A $120 million development on the Westchester Avenue corridor in White Plains would add retail and luxury apartments to a mostly vacant portion of the city’s eastern gateway. The project, first reviewed by the White Plains Common Council in 2015, has been renewed in a scaled-down form by development partners in Saber White Plains LLC, an affiliate of Armonk-based Saber Real Estate Advisors LLC, and Chauncey White Plains LLC, an affiliate of Chauncey Station Partners.
The two real estate firms previously collaborated on the 450,000-square-foot Rivertowns Square mixed-use development in Dobbs Ferry, which includes a movie theater, luxury apartments, restaurants and retail.
The White Plains development, called The Collection, would follow a similar mixed-use concept on a smaller scale. As designed by the Virginia architecture firm Antunovich Associates, the project would bring about 25,000 square feet of retail and restaurant space to Westchester Avenue in the area between the White Plains Chrysler Jeep Dodge and the Westchester Burger Company buildings and opposite The Westchester mall. It would add 276 apartments to the city’s rental housing inventory, 28 of which would be designated as affordable. The complex would include 25 studio, 161 one-bedroom and 91 two-bedroom units.
On the back end of the property at Franklin Avenue, an 11-story residential building would feature 186 units. The other 90 apartments would be in three levels above the retail and restaurant portion of the development. The project would also add 745 on-site parking spaces, including a parking garage on the first four stories of the apartment building.
The Collection would replace a vacant auto dealership and largely vacant single-story retail buildings on a 3-acre tract along Westchester Avenue that backs up to Franklin Avenue. The developers would also acquire land from the city if the deal is approved, a 153-spot public parking lot on Franklin Avenue that the developers would replace by offering 275 spaces for municipal use.
“Like we did in Rivertowns Square, we like the combination of the residential with entertainment, family-oriented entertainment, with restaurants and retail,” said Martin G. Berger, managing principal of Saber, at the hearing. “We think it all works together if someone can park once, stay on site, walk to the supermarket, walk across the street to retail and so on.”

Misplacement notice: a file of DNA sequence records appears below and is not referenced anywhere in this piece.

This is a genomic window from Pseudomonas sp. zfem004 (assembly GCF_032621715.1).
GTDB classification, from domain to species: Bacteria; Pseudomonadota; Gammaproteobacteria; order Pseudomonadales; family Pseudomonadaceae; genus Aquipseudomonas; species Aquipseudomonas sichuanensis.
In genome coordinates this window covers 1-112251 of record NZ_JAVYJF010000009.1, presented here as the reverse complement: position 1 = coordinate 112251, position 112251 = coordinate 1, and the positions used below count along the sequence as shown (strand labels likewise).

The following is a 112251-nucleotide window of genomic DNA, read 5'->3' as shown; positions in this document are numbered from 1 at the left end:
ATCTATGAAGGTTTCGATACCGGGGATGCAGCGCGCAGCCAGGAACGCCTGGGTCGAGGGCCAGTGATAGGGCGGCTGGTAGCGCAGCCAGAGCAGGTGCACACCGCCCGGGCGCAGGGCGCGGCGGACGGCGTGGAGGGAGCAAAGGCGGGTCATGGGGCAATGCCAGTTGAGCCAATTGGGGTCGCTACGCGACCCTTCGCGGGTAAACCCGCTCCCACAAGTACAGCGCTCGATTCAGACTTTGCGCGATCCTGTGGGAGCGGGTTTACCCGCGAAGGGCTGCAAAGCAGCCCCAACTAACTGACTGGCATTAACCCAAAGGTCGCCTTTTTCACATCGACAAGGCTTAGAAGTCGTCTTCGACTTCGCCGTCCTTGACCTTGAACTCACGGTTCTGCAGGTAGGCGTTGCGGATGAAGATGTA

The project is scaled down from what was first reviewed by the Common Council two years ago as part of an urban renewal plan for the area. The project footprint went from 4.4 to 3.14 acres. A spa and hotel were eliminated from the plans, along with an underground automobile showroom. The retail and restaurant space has decreased substantially from the original proposal of 91,000 square feet.
Berger told the Business Journal that the city had asked his development team to expand the project to include as much of the block around the property as possible. That would have included the White Plains Chrysler Jeep Dodge property at 70 Westchester Ave. and incorporating a new showroom and service area for the dealership. But Berger said after two years of negotiations between the development team and the dealership, the parties could not reach a deal.
“We had to terminate those plans and go back to the drawing board, and now we’re ready to proceed with a project that’s larger than the original project but smaller than we were anticipating, which included the Chrysler property,” Berger said.
Augie DiFeo, president of White Plains Chrysler Jeep Dodge, said the Saber project ultimately didn’t fit with what the dealership needed. But he said he’s happy to see the area, which he called an eyesore, attract new development. The dealership will pursue renovation plans on its own, DiFeo said.
Berger said The Collection already has several tenants that have been wait-listed since the original project proposal. He said the retail and restaurant space will be fully pre-leased before the project breaks ground.
Council members at their May meeting expressed some concern with the slimmed-down version of the project. Mayor Thomas Roach asked whether the project could still serve as a link between Franklin Avenue and Westchester Avenue, as the city had hoped.
The project’s attorney, Mark Weingarten of DelBello Donnellan Weingarten Wise & Wiederkehr LLP, pointed out that the project will still have a pedestrian connection from Franklin Avenue to Westchester Avenue. The two avenues will be linked by a pedestrian walkway on the east side of the development.
“My belief is that if we had brought this project to you initially, you’d have been really excited about it,” Weingarten told the council. “But what’s happened is because we planned something a little larger, we’re at a point where my job over the next few months is to get you excited about this.”
Berger said there is plenty to be excited about in the proposal.
“It’s still a $120 million project, so while it is smaller than what was contemplated, it’s still a very significant project with significant economic benefits and windfalls, job creation and everything else,” he said.
The Common Council referred the project to various city boards for review. The developers will need two zoning amendments from the city to move forward.